BADACA is working closely with Unison, Unite, GMB, other campaigning groups and voluntary sector organisations to force the LibDem’s and/ or the new elected mayor to reverse their scandalous decision to close most of Bristol’s remaining public care homes and day-centres for the elderly and vulnerable.
Bristol City Council is determined to get care for the elderly and vulnerable on the cheap. In the last year the remaining council-run home care service has been privatised and grants to voluntary groups running services like lunch clubs and day centres have been slashed.
Now Bristol City Council has agreed plans to close 8 of its care homes – leaving 200 residents to find new homes. Seven council-run day centres will close. Services will be privatised. This will leave the elderly and vulnerable users of these services paying more for a sub-standard service while the council saves £4 million. 130 experienced, motivated care workers will lose their jobs.
All this at a time when forecasts show that there will be an increased need for care services as people live longer and need more help in their later years. The council’s own estimates suggest over 650 additional places will be needed in the next five years. Their plans accept a shortfall of almost 250 places in that time. The likelihood is that it will be much greater. The provision of ‘hubs’ in place of day centres will lead to an entirely inadequate service and increase social isolation for the people who have been using these centres and their families.
The council’s own surveys show there is a high level of public satisfaction with council provision of care services. Petitions submitted by BADACA and Unison to the recent Cabinet meeting showed large numbers of people in favour of retaining the council-run service. The Care Quality Commission says “in house care” is of better quality. The council should be expanding their services not handing them over to private providers.
The cosy talk of “social enterprises” and “not for profit” provision is a fig leaf to hide the inevitable introduction of large private care providers. The services will be handed over to companies like Southern Cross which are more interested in making profits than in caring for people. Further privatisation will increase the risk of the council tax payer having to pay out when providers give poor service, get into debt or leave the scene for more lucrative opportunities elsewhere.
Most private suppliers of care services have a very high turnover of poorly trained, badly paid and un-motivated staff. This means that the service users don’t get a continuous service, but a string of different care workers, leading to poor service and a lack of dignified care.
The council claim that these closures increase ‘choice’ and are part of ‘modernising’ the service, allowing people to stay longer in their own homes. But the ‘choice’ is from the limited options that there will be available. Anyone wanting to choose a properly funded council-run service, fully accountable to the people of Bristol have no choice.
Whilst it may be true that some prefer to be cared for at home, the old and vulnerable have many different needs,and few would prefer to live alone in a cold house, having to buy and manage their own care from a personal budget. Especially at a time of increasing winter deaths and pensioner poverty.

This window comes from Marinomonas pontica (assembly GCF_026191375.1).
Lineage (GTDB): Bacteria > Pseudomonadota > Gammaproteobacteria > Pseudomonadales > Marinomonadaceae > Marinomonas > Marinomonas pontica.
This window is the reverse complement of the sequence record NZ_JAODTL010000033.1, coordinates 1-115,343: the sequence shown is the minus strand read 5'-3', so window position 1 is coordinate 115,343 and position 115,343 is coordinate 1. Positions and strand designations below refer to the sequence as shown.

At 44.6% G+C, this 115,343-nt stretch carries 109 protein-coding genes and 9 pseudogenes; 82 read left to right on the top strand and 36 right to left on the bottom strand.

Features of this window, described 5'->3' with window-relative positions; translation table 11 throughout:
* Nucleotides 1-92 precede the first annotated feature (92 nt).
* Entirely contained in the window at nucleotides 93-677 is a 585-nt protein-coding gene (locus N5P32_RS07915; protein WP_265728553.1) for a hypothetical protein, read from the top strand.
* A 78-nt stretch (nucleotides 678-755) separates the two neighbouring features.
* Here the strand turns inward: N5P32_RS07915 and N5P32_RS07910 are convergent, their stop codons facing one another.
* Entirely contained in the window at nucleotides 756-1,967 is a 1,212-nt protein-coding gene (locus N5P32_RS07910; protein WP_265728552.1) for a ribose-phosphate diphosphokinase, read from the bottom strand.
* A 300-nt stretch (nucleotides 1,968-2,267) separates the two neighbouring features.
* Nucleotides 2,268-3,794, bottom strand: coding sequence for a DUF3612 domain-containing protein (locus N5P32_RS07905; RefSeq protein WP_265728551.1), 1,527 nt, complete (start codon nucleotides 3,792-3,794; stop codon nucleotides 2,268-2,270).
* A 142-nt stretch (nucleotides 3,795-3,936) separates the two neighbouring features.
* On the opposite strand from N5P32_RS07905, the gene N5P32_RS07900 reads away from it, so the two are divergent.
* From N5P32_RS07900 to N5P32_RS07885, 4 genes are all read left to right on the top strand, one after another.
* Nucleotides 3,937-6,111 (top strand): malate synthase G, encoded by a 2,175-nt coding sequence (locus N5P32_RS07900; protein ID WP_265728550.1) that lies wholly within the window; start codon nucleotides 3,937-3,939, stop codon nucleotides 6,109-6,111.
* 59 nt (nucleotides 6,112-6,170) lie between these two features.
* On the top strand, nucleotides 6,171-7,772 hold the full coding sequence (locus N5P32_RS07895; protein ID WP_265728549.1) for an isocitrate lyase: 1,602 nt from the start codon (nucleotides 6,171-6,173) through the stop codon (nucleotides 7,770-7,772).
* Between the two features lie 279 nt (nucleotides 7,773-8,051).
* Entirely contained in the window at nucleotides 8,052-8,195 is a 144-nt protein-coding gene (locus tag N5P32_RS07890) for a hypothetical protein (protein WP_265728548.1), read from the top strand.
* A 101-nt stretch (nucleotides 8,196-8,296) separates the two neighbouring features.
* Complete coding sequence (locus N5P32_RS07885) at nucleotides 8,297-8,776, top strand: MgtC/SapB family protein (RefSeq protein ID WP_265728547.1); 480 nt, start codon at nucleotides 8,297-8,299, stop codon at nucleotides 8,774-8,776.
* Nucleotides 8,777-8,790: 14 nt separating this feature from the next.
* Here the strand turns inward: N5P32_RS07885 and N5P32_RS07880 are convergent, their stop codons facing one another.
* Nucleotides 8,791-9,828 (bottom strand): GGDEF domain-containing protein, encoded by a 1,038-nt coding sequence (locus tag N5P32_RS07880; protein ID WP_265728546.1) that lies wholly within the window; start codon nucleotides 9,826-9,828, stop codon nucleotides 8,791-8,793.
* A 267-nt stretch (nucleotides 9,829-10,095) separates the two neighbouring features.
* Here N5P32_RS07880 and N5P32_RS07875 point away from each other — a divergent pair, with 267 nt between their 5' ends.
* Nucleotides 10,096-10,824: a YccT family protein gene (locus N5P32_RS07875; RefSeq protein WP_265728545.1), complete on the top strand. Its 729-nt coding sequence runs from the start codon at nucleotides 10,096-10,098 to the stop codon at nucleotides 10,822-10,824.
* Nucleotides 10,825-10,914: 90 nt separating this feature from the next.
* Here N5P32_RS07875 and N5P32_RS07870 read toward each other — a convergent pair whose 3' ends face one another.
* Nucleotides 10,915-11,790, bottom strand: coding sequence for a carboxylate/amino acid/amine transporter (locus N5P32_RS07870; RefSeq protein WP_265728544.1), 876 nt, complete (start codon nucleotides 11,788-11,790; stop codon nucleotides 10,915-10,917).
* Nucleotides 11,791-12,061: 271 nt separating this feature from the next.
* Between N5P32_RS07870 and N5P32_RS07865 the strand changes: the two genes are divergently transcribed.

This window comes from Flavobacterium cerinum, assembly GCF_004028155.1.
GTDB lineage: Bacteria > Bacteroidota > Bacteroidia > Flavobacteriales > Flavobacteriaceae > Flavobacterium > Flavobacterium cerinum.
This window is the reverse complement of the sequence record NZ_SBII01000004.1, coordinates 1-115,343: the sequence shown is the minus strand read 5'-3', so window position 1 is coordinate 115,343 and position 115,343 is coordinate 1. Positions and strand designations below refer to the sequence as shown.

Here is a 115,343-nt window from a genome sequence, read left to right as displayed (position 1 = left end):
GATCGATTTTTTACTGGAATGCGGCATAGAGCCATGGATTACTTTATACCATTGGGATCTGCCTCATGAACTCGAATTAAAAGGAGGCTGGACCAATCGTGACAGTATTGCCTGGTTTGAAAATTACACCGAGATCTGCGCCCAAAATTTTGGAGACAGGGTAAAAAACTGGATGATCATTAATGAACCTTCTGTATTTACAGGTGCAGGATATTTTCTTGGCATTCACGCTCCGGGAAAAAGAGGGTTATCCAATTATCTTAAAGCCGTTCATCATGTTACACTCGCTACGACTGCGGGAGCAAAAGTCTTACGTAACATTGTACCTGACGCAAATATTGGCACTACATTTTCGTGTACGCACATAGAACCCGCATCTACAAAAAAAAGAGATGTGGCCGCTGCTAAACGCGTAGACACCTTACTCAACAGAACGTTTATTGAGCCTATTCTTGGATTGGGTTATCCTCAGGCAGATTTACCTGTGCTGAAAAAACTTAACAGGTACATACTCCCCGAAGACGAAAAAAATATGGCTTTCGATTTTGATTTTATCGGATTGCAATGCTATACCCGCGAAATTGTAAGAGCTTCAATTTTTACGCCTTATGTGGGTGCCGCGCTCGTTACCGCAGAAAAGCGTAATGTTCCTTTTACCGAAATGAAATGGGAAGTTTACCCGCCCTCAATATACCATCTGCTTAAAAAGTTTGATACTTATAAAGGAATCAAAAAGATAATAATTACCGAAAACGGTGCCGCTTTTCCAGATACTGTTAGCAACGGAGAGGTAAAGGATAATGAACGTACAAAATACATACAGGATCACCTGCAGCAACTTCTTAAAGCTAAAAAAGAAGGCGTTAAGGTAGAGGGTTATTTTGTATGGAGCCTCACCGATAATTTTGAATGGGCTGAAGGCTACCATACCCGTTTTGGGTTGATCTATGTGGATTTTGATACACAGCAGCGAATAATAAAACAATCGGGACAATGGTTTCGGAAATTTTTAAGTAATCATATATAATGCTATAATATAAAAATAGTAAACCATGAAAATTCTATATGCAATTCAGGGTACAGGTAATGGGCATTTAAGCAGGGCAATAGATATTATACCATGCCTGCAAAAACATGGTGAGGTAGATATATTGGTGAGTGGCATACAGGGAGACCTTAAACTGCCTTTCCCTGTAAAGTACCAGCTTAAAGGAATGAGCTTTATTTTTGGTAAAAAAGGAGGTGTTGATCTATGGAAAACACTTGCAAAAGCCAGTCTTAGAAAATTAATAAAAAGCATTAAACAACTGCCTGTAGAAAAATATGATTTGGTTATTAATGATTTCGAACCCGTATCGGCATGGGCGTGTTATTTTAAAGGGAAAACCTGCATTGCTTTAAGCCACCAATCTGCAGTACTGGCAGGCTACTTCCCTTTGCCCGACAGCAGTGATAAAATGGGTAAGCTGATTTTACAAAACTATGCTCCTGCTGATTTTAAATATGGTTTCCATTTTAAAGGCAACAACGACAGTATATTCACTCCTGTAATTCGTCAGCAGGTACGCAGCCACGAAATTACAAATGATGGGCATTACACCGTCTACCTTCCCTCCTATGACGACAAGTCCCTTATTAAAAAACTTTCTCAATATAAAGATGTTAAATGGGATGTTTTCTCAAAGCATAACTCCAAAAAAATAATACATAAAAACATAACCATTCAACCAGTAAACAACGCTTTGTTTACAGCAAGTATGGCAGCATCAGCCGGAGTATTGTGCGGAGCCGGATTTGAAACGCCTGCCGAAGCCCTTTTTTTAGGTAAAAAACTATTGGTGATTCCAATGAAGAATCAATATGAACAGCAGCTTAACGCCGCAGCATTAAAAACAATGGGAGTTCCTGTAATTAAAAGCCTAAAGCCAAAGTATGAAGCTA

The figures don’t add up. While costs to the user will inevitably increase under a privatised system, pensioners’ incomes are in decline. State pension increases don’t match rises in fuel and other prices; benefits are under attack; those lucky enough to have savings face very low interest rates.
We are fast becoming a nation of soup kitchens and food banks and no doubt many older people will be reduced to these, while the tax avoiders get off scot-free.
A society, which marginalises and impoverishes the elderly and vulnerable becomes less civilised. Unfortunately the council’s plans for care do nothing to halt this cultural decline.
The main driving force for these cuts is not ‘choice’ and ‘modernisation’ but the Government’s austerity policies. It is an attack on the concept of welfare provision as of right, to be replaced by charity and market forces. It is part of the attempt to move the cost of social care on to users and away from a ‘cradle to grave’ welfare system which we have all contributed to for the last 70 years.
The government tells us austerity will continue until 2020 and wants councils to enforce the idea that private provision of services is ‘better’ than public provision. The plans by Bristol City Council are part of this. The time to take a stand is now – not after all the services have been closed and privatised. Once experienced workforces leave the council’s employment and buildings are sold there will be little chance of reviving these services.
For years the council has failed to invest in maintenance of its care homes and day centres. They now announce that they are out of date and have to be closed because they are too expensive to bring up to date. But it isn’t even clear that, overall, the new plans will save money. The council’s projected savings ignore redundancy costs, the cost of increased bed-blocking in the NHS, and the impact on the families and communities of those losing their jobs.
Care home residents, day-centre users, their families and staff in the services need to come together with community groups across the city to stop these closures and privatisation.
Come to the lobby of the council meeting at 5pm on Tuesday September 18th and tell councillors what the people of Bristol think of these plans!
NO CLOSURES – NO PRIVATISATIONS – NO TO ALL CUTS